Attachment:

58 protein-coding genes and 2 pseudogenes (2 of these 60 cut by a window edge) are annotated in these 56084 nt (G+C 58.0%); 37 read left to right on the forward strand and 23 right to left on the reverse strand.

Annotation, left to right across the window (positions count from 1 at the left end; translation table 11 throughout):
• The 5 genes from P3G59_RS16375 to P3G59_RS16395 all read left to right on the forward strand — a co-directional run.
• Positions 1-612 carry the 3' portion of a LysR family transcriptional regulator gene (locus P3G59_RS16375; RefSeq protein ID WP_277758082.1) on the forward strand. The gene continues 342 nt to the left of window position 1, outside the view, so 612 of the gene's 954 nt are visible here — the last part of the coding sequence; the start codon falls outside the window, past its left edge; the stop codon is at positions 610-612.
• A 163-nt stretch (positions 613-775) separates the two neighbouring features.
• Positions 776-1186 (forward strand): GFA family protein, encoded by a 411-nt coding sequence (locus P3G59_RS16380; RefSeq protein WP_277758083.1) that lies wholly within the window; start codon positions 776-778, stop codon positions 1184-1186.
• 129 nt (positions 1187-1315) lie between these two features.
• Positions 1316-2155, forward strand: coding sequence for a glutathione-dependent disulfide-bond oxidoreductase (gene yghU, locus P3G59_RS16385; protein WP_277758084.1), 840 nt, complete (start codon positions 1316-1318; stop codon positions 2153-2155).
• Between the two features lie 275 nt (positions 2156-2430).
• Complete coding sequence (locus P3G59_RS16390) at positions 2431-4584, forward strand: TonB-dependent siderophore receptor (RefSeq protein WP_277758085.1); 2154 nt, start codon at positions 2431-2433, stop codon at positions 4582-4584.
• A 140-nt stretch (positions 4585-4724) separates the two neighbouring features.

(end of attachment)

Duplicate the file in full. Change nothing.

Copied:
58 protein-coding genes and 2 pseudogenes (2 of these 60 cut by a window edge) are annotated in these 56084 nt (G+C 58.0%); 37 read left to right on the forward strand and 23 right to left on the reverse strand.

Annotation, left to right across the window (positions count from 1 at the left end; translation table 11 throughout):
• The 5 genes from P3G59_RS16375 to P3G59_RS16395 all read left to right on the forward strand — a co-directional run.
• Positions 1-612 carry the 3' portion of a LysR family transcriptional regulator gene (locus P3G59_RS16375; RefSeq protein ID WP_277758082.1) on the forward strand. The gene continues 342 nt to the left of window position 1, outside the view, so 612 of the gene's 954 nt are visible here — the last part of the coding sequence; the start codon falls outside the window, past its left edge; the stop codon is at positions 610-612.
• A 163-nt stretch (positions 613-775) separates the two neighbouring features.
• Positions 776-1186 (forward strand): GFA family protein, encoded by a 411-nt coding sequence (locus P3G59_RS16380; RefSeq protein WP_277758083.1) that lies wholly within the window; start codon positions 776-778, stop codon positions 1184-1186.
• 129 nt (positions 1187-1315) lie between these two features.
• Positions 1316-2155, forward strand: coding sequence for a glutathione-dependent disulfide-bond oxidoreductase (gene yghU, locus P3G59_RS16385; protein WP_277758084.1), 840 nt, complete (start codon positions 1316-1318; stop codon positions 2153-2155).
• Between the two features lie 275 nt (positions 2156-2430).
• Complete coding sequence (locus P3G59_RS16390) at positions 2431-4584, forward strand: TonB-dependent siderophore receptor (RefSeq protein WP_277758085.1); 2154 nt, start codon at positions 2431-2433, stop codon at positions 4582-4584.
• A 140-nt stretch (positions 4585-4724) separates the two neighbouring features.